3.1 What does this section cover
This section covers the VAT liability of intermediaries’ services supplied in the UK. It does not cover supplies which are outside the UK and therefore outside the scope of UK VAT.
3.2 How do I establish the place of supply of my intermediary services
As a travel agent, in addition to travel, it is possible that you may be involved in arranging supplies of other services for your customers, for example you may arrange insurance, financial or other services such as tuition or car hire. If you act as an intermediary in arranging such services, you should refer to Notice 741 Place of supply of services in order to determine the place of supply of your services.
3.3 What if the place of supply of the service I am arranging is outside the UK
If the place of supply of your service is in another member State:
- you may be liable to register and account for VAT in that country
- if your principal is registered for VAT in a different member State from you, your principal may be responsible for accounting for the VAT under the “reverse charge” procedure. This is covered in more detail in Notice 741 Place of supply of services.
It is best to contact the relevant member State to obtain the correct information for your supplies
3.4 If the place of supply of the insurance services which I arrange is the UK, what is the VAT liability
Certain insurance-related intermediary services, including arranging for the provision of travel insurance, are exempt. Your supply of arranging travel insurance is exempt if the insurance is supplied:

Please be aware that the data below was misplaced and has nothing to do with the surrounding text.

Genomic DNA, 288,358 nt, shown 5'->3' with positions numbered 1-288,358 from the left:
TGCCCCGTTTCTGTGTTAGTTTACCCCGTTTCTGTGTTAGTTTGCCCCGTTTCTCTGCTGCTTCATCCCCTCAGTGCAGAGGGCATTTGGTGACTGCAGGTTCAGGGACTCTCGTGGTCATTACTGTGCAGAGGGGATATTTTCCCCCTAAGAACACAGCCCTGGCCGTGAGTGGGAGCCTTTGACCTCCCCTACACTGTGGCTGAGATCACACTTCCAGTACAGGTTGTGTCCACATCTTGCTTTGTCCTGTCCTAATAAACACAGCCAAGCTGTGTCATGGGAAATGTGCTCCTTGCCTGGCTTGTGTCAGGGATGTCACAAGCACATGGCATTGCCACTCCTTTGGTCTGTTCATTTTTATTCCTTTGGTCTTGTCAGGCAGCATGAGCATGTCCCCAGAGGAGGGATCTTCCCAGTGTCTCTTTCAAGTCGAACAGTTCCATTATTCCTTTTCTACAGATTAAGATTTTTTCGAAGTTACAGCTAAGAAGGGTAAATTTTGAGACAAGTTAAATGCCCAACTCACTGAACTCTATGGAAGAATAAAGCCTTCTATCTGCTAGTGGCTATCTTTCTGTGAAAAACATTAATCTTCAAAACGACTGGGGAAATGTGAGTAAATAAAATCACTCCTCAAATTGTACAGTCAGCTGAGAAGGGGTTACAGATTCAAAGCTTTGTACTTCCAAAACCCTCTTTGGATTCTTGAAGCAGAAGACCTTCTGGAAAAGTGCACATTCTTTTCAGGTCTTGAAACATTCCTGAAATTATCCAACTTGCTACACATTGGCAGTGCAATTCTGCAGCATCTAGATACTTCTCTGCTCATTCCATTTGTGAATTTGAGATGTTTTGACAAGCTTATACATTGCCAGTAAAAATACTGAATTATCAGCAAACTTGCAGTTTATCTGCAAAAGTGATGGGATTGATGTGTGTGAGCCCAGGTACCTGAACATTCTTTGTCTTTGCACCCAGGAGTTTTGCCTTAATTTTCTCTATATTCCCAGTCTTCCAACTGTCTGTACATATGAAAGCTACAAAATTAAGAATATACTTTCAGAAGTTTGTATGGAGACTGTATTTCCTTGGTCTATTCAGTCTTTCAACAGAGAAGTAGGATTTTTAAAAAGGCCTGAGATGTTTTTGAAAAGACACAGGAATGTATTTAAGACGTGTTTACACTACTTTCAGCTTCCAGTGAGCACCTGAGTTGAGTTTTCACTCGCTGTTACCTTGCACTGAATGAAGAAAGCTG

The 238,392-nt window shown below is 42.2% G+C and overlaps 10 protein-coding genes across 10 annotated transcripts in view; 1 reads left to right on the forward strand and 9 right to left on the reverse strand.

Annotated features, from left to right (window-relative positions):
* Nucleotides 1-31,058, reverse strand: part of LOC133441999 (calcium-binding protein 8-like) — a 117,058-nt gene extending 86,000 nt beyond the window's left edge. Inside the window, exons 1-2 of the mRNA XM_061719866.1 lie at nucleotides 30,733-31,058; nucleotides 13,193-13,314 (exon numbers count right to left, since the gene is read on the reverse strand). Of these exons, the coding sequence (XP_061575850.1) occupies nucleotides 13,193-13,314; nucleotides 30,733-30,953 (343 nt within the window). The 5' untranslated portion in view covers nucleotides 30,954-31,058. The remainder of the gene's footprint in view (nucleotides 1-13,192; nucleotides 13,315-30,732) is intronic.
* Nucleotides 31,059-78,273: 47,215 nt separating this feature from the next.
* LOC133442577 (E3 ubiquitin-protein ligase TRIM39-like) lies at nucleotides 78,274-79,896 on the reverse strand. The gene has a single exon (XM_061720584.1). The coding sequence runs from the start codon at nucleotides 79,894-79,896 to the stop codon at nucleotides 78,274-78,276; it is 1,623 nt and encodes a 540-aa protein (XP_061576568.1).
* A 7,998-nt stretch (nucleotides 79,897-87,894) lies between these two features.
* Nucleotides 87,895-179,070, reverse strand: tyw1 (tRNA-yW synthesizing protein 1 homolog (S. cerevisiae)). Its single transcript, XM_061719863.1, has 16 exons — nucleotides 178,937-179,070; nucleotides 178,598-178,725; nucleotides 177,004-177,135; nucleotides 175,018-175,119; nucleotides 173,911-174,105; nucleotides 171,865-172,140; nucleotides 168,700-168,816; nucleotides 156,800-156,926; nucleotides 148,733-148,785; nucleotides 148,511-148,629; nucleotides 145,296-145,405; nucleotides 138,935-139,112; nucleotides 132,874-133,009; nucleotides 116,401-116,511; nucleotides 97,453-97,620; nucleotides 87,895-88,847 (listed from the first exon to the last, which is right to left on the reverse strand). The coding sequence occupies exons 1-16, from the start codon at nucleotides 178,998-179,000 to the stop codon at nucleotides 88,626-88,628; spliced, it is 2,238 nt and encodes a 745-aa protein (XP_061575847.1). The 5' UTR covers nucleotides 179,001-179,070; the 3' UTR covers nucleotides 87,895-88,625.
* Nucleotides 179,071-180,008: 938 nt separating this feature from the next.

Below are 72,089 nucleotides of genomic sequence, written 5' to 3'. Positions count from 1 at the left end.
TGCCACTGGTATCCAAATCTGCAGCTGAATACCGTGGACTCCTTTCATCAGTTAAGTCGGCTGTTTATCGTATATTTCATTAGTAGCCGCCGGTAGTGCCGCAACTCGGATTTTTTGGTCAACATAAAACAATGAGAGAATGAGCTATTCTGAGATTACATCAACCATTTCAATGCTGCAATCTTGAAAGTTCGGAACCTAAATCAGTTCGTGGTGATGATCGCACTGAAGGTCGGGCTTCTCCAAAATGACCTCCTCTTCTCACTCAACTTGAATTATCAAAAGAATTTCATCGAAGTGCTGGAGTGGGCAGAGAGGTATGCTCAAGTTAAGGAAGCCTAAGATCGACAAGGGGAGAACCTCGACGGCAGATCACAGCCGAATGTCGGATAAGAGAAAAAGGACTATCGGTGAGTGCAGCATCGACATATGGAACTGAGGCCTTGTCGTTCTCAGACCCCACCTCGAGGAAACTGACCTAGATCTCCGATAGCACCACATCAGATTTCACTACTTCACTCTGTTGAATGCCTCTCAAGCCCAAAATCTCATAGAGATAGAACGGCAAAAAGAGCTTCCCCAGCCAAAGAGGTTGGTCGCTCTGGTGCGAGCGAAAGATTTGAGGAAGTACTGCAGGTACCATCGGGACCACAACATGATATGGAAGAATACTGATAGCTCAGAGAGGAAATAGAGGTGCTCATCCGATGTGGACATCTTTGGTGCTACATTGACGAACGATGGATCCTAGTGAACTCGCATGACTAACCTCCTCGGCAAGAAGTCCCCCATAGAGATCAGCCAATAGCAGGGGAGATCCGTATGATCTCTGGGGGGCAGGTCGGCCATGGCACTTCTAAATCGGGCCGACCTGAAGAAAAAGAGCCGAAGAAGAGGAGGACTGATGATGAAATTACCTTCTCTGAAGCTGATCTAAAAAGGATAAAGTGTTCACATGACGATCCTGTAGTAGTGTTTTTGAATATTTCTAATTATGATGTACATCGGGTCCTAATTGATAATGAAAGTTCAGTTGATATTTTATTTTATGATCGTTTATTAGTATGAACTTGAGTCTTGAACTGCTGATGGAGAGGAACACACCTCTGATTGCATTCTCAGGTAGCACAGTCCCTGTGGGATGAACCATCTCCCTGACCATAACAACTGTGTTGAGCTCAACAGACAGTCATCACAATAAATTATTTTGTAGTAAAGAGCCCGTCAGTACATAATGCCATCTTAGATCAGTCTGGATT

- in isolation of any travel
- in relation to a supply of a travel service on which no UK VAT is payable
- in relation to the sale of a travel service which bears UK VAT, provided that you notify the traveller, in writing, the price of the insurance as due under the contract of insurance and any fee related to that insurance charged over and above the premium
You can find more information about insurance services in Notice 701/36 Insurance and Notice IPT2 A general guide to IPT.
3.5 If the place of supply of financial services which I arrange is the UK, what is the VAT liability
The issue, transfer or receipt of, or any dealing with money is an exempt supply, for example if you exchange an amount in sterling for the equivalent amount in Euros and make a commission, your supply is exempt.
You can find more information about financial services in Notice 701/49 Finance and Securities.
3.6 What is the VAT liability of my commission when it relates to passenger transport services